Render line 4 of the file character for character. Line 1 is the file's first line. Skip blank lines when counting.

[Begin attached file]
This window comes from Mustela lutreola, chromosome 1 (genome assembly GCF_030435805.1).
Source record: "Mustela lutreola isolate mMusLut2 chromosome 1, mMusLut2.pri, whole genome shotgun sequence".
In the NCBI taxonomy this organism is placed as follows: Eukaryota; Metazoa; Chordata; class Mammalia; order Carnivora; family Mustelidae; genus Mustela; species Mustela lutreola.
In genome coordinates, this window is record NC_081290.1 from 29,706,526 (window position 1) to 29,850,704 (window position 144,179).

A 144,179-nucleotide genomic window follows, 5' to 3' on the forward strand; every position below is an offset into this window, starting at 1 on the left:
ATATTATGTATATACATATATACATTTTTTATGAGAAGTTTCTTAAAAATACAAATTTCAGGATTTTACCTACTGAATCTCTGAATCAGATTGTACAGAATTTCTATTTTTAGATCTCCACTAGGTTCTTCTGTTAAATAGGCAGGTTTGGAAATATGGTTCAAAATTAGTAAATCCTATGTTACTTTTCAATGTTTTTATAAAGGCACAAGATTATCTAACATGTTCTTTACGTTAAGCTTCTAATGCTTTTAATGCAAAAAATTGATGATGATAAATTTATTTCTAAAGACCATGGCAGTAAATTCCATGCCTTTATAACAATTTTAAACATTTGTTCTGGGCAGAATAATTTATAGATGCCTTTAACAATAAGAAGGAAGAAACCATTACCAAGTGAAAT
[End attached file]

In genome coordinates, this window is record NC_081290.1 from 29,706,526 (window position 1) to 29,850,704 (window position 144,179).